The current smartphone applications like WhatsApp messenger is much cheaper and easily available when compared to the teleconferencing systems. The most teleconferencing solutions pertain to the transfer of electronic medical data from one institution to another, only a small percentage of such programs can be applied to home health care. It is a worldwide phenomenon to incorporate the newer technologies into the field of health and social care, even though there is lack of evidence to support this. [20]

The rapid development, adoption and use of various smartphone applications also present with crucial challenges for clinicians and users. The important challenges are to ensure patient confidentiality, safety, establish cost-effectiveness and engage patients and clinicians to optimize their use in health decision-making. Although healthcare and academic institutions should support the improvements offered by technological advances, they must do it within a supervised framework, after thoroughly evaluating clinical outcomes and unintended consequences. Challenges in using mobile phone applications in health care also include incomplete coverage of mobile networks across regions, lack of standards, and possible information overload. [21]

At present we have a mobile user society and the worldwide deployment of mobile and wireless networks and the wireless infrastructure in health care is able to provide healthcare to anyone, anytime, and anywhere without constraints of location or time. It's application in palliative home care has demonstrated significant improvement in control of physical symptoms, address non-physical issues and improves patient satisfaction. Special attention needs to be given to its potential benefits and challenges in palliative care and certainly its open a new area of research in palliative care. [22]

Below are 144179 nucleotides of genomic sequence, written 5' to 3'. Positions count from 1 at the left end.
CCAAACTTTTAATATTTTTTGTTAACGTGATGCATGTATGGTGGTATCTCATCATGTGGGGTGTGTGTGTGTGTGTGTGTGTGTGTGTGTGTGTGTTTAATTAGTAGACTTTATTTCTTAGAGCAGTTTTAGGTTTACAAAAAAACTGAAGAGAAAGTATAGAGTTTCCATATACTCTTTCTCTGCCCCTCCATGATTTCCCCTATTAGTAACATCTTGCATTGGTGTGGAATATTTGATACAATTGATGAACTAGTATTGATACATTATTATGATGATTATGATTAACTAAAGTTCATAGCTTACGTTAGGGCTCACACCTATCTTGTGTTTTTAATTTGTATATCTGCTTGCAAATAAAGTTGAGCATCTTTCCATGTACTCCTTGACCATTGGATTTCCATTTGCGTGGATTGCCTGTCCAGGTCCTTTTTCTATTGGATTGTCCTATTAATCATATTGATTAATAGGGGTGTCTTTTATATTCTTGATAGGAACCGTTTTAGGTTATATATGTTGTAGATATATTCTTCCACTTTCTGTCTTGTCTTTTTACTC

» Conclusions Top

  • Smartphone applications in palliative homecare are a novel cost-effective approach in providing timely and effective care
  • Improves symptom control, helps in continued care at home and prevents unnecessary hospitalization
  • Improves patient and caregiver satisfaction.

 » References Top